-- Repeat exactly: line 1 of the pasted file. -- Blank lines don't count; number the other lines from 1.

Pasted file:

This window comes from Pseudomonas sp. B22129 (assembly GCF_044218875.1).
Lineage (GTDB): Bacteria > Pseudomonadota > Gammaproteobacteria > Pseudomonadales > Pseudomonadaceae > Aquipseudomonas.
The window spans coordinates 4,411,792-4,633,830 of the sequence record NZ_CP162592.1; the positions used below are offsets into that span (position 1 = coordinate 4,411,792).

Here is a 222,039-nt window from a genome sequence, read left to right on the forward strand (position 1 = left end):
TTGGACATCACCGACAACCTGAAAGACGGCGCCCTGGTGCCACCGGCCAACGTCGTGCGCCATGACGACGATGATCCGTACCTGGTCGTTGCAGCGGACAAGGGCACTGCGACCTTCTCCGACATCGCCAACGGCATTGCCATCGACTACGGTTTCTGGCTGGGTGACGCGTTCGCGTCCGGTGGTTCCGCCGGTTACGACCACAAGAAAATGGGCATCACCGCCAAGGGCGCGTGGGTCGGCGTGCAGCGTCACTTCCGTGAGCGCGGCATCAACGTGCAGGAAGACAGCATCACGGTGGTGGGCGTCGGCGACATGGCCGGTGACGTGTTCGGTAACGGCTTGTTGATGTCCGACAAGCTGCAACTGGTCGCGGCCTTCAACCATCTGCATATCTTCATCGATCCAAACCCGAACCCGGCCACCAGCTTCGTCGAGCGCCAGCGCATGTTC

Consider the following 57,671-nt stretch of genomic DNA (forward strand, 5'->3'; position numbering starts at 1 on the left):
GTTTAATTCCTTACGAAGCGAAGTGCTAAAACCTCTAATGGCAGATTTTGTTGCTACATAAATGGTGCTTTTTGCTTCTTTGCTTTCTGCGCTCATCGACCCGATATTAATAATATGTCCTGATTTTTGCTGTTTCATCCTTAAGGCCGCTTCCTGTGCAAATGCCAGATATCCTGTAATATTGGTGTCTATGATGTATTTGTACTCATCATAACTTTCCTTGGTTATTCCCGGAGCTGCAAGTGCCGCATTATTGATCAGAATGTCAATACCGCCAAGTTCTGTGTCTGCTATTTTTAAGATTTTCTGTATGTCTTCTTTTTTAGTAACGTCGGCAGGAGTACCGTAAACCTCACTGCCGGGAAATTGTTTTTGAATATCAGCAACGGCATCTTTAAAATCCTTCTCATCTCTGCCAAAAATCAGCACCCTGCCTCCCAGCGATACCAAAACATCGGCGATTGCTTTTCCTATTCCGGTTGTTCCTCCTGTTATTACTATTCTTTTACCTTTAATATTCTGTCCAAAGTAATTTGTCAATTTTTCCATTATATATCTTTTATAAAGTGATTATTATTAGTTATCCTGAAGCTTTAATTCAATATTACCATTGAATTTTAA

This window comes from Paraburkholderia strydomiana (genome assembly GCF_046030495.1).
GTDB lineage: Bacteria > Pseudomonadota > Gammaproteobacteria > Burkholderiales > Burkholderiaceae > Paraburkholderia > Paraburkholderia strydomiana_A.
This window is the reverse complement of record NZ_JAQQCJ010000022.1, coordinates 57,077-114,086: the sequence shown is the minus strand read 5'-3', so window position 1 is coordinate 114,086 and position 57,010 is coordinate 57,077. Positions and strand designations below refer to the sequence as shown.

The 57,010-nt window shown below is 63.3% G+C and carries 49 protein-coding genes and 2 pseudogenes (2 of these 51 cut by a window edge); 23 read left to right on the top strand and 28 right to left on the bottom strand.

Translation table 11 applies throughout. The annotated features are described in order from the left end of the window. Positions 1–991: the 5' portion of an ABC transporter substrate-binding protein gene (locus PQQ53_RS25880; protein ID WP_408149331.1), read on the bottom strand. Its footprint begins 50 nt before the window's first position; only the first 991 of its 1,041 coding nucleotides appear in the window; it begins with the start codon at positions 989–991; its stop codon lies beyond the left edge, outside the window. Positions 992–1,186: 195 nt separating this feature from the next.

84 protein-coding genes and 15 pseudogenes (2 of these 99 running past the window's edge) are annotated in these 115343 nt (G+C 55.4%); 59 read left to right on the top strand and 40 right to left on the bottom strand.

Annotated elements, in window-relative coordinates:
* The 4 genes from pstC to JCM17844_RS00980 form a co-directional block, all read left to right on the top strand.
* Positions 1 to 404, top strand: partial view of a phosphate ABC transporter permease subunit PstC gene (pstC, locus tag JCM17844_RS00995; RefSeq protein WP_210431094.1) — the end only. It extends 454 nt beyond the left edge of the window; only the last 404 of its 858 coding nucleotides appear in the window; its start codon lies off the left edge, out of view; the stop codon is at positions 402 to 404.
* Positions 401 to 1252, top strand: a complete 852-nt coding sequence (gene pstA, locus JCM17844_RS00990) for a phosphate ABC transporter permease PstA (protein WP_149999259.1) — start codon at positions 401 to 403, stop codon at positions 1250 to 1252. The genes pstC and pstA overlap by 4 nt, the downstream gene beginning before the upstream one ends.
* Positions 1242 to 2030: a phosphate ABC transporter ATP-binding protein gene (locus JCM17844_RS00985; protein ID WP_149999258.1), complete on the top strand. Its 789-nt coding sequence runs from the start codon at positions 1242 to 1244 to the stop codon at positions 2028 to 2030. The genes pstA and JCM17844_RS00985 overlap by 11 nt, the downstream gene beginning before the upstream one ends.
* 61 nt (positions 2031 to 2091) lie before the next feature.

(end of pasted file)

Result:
This window comes from Pseudomonas sp. B22129 (assembly GCF_044218875.1).